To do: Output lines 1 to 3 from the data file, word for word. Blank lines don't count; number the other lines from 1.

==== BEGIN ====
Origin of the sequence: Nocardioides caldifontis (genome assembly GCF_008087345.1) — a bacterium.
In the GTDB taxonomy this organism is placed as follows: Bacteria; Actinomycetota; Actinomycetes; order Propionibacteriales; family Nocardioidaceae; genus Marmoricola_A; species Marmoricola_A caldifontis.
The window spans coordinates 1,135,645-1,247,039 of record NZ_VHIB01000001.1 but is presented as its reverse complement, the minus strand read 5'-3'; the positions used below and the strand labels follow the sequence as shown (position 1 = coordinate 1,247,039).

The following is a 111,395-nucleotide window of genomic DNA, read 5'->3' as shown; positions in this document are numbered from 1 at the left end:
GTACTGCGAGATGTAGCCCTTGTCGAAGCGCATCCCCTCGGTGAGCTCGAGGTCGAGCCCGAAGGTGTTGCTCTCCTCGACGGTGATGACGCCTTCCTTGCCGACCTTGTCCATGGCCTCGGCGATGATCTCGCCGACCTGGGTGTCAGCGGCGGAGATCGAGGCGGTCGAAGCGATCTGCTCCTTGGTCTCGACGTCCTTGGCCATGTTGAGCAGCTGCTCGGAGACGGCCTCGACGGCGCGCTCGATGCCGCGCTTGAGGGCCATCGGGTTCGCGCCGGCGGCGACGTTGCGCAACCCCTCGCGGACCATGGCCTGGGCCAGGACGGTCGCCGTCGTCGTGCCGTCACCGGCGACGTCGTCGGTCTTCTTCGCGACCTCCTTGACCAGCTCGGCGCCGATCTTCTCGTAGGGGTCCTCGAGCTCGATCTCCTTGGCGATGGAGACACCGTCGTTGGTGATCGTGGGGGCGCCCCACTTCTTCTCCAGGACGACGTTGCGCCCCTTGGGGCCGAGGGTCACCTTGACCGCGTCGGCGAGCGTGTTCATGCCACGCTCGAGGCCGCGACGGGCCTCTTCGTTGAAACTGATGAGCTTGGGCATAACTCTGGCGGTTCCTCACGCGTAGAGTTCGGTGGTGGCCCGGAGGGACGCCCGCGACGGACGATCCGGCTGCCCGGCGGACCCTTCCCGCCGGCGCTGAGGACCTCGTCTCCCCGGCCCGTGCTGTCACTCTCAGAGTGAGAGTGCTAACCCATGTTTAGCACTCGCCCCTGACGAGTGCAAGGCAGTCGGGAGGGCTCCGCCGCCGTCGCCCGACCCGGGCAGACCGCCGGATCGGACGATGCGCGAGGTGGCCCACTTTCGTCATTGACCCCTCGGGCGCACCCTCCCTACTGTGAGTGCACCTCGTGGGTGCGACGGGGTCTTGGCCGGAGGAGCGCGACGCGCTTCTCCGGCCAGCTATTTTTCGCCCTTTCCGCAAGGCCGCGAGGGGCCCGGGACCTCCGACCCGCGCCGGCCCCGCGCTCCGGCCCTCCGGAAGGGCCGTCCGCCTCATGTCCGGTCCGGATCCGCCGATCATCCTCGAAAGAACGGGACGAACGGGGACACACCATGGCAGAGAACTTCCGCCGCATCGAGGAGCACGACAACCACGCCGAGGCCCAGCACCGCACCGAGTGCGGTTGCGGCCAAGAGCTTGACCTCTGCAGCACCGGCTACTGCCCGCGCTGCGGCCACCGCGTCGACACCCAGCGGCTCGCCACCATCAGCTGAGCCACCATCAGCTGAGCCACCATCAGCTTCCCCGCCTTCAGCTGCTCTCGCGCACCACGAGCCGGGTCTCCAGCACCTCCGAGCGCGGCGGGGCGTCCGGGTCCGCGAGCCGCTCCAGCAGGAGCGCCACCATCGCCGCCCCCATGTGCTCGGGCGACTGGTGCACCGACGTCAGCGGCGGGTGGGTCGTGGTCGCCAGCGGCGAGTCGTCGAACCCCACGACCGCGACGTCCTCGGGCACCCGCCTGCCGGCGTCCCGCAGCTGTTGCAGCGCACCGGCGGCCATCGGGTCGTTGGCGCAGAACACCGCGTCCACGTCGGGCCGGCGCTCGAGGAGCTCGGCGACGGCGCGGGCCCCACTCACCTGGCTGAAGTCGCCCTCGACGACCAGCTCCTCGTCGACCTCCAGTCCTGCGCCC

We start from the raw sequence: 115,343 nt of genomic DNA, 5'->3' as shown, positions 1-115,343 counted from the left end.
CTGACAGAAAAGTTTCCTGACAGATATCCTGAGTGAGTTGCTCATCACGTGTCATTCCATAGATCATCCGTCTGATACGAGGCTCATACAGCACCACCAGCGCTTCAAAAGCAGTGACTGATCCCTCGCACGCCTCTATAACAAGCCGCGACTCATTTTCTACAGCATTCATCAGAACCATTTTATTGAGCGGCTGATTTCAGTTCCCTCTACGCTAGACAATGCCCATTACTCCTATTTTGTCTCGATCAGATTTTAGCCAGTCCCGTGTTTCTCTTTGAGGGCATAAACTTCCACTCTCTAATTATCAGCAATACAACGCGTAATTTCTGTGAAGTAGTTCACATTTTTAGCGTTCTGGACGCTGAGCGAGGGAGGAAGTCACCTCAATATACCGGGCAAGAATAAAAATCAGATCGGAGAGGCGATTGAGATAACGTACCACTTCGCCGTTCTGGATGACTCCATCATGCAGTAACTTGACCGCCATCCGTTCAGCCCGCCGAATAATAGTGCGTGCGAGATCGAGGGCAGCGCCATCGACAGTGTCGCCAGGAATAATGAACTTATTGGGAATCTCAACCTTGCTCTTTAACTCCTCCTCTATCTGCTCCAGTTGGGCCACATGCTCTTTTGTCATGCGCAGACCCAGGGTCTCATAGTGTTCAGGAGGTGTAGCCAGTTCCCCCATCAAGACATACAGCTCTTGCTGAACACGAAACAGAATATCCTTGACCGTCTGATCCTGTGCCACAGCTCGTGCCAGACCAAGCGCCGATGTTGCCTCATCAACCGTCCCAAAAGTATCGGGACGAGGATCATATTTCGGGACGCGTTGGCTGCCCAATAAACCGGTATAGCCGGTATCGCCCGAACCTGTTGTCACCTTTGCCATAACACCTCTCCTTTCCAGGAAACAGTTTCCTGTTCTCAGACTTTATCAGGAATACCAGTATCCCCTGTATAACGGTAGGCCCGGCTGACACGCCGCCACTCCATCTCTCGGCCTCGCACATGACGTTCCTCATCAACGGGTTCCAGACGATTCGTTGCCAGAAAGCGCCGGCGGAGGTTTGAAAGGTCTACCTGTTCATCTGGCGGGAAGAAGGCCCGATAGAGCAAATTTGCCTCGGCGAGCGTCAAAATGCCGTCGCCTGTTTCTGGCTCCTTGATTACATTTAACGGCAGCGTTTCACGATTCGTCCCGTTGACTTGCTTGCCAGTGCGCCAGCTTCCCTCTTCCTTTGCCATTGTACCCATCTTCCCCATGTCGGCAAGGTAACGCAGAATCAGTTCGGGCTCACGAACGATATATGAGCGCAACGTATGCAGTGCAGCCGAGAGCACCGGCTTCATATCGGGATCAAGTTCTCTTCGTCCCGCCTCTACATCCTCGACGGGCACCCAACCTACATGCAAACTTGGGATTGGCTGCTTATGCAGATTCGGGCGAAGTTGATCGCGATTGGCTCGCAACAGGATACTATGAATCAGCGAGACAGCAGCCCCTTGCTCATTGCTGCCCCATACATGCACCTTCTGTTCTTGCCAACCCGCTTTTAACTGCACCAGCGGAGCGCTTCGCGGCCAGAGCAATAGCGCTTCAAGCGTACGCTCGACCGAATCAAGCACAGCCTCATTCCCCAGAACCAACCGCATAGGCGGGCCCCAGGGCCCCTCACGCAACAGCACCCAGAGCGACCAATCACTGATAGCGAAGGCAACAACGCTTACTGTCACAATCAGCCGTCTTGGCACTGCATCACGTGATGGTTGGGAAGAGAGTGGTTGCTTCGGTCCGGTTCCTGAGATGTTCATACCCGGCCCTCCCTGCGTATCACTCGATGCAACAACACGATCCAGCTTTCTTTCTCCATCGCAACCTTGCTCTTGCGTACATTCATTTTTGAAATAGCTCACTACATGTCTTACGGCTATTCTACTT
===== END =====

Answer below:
Origin of the sequence: Nocardioides caldifontis (genome assembly GCF_008087345.1) — a bacterium.
In the GTDB taxonomy this organism is placed as follows: Bacteria; Actinomycetota; Actinomycetes; order Propionibacteriales; family Nocardioidaceae; genus Marmoricola_A; species Marmoricola_A caldifontis.
The window spans coordinates 1,135,645-1,247,039 of record NZ_VHIB01000001.1 but is presented as its reverse complement, the minus strand read 5'-3'; the positions used below and the strand labels follow the sequence as shown (position 1 = coordinate 1,247,039).